At UNC, badly divided Board of Governors struggles to find common ground on some basic issues

At UNC, badly divided Board of Governors struggles to find common ground on some basic issues

UNC President Margaret Spellings and Board Chairman Louis Bissette

At last week’s meeting of the full UNC Board of Governors, the seeds of the contentious board’s next major conflict began to sprout.

The point of tension: a proposal for the Board of Governors to hire its own dedicated staff members.

No UNC staffers currently report directly to the board. Instead, existing General Administration staff help the board as part of their other duties. But an increasingly vocal faction of the board, emboldened by a recently passed state budget provision allowing them to hire their own staff, say it’s time to do so.

Other members of the board – including its chair – say doing so would undercut UNC President Margaret Spellings, who currently oversees the General Administration staff handling that work. Spellings has repeatedly butted heads with an emerging, more conservative wing of the board and many members worry that a separate staff will further isolate Spellings and further divide an already fractious board.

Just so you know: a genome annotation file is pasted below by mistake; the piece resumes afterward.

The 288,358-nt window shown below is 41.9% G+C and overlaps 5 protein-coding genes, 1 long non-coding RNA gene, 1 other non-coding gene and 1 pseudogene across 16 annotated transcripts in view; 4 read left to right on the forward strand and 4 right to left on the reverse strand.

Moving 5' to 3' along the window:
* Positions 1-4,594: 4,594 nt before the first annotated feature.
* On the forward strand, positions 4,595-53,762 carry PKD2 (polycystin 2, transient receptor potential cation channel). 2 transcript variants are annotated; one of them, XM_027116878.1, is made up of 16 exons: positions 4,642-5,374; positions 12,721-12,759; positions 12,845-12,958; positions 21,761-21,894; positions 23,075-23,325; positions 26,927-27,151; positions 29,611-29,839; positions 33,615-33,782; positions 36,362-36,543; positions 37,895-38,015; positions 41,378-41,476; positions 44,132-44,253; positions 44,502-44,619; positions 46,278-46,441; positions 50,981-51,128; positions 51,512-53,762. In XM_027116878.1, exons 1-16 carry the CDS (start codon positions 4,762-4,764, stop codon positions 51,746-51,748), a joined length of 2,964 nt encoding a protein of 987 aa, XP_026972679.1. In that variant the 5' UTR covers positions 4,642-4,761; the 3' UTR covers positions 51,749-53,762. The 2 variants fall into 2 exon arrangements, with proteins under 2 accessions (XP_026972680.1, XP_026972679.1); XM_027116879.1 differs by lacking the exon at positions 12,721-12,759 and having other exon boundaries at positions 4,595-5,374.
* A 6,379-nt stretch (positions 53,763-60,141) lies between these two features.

“It’s a very controversial issue and divisive to my mind,” UNC Board Chairman Louis Bissette said during a discussion of the matter in the board’s Governance committee Thursday. “I’m opposed to it.”

Bissette warned that taking the proposal – made by board member David Powers – to the full board would lead to unneeded conflict at a time when the board is just getting over a series of public dust-ups.